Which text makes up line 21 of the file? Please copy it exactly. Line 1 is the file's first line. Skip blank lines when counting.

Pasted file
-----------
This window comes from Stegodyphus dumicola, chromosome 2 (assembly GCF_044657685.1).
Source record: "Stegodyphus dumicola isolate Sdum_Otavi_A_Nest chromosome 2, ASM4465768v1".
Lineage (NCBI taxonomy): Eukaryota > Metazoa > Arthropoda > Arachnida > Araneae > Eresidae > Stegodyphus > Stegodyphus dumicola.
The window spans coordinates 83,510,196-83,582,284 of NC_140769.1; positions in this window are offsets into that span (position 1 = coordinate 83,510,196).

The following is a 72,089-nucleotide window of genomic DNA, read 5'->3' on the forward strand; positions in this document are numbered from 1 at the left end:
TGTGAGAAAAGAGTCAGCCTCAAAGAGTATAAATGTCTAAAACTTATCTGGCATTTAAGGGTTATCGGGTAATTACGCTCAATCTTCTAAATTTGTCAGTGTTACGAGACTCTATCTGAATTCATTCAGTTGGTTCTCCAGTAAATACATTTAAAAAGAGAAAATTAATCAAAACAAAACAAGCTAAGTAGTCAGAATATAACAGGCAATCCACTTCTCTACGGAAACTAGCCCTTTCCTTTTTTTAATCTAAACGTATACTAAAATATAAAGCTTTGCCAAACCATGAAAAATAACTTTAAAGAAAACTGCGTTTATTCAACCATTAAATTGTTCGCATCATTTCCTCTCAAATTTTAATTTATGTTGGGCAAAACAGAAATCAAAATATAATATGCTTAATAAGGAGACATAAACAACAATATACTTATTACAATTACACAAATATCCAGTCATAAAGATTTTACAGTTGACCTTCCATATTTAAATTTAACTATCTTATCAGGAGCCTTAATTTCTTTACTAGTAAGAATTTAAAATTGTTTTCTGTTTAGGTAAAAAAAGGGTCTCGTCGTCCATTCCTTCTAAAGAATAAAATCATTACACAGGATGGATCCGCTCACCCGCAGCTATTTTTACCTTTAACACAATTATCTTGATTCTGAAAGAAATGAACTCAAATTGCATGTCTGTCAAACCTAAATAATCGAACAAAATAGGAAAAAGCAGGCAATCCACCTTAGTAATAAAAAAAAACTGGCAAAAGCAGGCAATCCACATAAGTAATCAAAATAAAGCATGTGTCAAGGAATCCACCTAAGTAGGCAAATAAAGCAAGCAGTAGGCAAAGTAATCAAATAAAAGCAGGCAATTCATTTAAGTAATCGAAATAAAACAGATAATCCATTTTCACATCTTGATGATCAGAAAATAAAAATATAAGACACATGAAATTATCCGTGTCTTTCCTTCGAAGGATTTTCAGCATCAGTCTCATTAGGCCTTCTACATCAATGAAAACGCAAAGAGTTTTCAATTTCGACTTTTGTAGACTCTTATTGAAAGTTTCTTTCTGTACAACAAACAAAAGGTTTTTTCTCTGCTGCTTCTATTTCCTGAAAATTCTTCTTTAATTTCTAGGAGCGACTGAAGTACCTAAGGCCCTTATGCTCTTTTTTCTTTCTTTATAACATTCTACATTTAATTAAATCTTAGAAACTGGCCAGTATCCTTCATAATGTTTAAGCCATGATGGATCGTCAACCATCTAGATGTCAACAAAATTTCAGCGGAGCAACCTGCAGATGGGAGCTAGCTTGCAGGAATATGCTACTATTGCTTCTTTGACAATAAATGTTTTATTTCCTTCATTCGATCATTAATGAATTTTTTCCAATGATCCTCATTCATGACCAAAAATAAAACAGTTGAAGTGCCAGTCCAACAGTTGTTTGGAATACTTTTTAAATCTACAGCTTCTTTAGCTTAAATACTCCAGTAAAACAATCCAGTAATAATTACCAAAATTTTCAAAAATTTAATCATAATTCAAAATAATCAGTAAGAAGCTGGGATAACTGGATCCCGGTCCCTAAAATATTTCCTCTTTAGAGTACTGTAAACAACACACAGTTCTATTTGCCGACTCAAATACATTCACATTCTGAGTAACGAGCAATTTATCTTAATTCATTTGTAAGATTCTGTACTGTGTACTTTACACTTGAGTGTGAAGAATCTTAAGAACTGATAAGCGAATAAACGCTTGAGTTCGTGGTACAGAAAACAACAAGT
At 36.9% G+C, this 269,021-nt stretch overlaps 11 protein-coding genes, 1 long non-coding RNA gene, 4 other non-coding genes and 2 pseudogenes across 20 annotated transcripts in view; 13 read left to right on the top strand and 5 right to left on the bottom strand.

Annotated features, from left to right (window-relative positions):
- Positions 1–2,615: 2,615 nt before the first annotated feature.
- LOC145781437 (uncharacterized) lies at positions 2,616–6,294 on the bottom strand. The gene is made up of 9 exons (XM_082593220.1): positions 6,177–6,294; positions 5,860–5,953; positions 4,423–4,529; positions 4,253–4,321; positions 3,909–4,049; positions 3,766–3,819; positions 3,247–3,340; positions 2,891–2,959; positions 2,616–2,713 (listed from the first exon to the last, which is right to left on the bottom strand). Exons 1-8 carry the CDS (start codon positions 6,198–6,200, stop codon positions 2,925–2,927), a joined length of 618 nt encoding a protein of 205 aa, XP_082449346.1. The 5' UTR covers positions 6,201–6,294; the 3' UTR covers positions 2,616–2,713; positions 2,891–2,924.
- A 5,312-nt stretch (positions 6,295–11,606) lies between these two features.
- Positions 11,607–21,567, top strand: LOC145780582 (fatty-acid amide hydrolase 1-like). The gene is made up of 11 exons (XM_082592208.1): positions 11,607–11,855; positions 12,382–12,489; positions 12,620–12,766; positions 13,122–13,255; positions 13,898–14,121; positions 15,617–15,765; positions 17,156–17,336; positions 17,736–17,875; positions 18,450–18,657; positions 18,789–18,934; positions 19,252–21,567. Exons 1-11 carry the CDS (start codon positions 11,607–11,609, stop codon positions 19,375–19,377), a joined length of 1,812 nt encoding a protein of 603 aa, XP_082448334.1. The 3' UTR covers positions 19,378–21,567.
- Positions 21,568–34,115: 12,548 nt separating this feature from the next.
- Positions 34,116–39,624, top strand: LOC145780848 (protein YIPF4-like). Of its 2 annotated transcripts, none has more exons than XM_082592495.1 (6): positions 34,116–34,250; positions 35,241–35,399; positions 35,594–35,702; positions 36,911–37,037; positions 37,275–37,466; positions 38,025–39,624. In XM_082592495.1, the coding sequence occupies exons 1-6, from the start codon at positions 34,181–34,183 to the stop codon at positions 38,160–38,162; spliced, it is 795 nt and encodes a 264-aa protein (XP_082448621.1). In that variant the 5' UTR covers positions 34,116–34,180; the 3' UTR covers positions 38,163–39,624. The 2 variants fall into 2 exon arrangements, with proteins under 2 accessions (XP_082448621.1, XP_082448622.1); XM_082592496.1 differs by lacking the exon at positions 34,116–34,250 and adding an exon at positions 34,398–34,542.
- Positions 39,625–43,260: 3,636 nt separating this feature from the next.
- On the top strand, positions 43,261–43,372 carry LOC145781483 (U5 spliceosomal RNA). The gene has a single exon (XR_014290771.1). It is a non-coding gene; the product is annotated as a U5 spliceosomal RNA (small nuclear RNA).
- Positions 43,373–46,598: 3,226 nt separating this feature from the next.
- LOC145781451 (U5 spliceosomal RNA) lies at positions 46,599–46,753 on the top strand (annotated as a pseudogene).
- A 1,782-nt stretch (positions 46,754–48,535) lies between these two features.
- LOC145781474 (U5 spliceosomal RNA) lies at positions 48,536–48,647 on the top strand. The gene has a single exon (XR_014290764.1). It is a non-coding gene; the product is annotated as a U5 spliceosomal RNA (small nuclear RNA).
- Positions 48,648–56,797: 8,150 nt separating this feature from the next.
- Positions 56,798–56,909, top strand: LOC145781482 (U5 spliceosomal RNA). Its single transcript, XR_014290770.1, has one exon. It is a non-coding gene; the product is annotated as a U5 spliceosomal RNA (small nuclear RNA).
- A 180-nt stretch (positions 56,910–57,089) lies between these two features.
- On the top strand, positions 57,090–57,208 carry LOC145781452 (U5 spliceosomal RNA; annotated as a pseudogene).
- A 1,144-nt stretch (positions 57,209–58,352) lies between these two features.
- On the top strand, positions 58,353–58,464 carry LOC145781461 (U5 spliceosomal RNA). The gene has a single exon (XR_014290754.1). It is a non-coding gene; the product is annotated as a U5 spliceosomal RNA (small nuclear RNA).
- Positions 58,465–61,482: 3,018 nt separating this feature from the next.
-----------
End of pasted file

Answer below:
- Positions 48,648–56,797: 8,150 nt separating this feature from the next.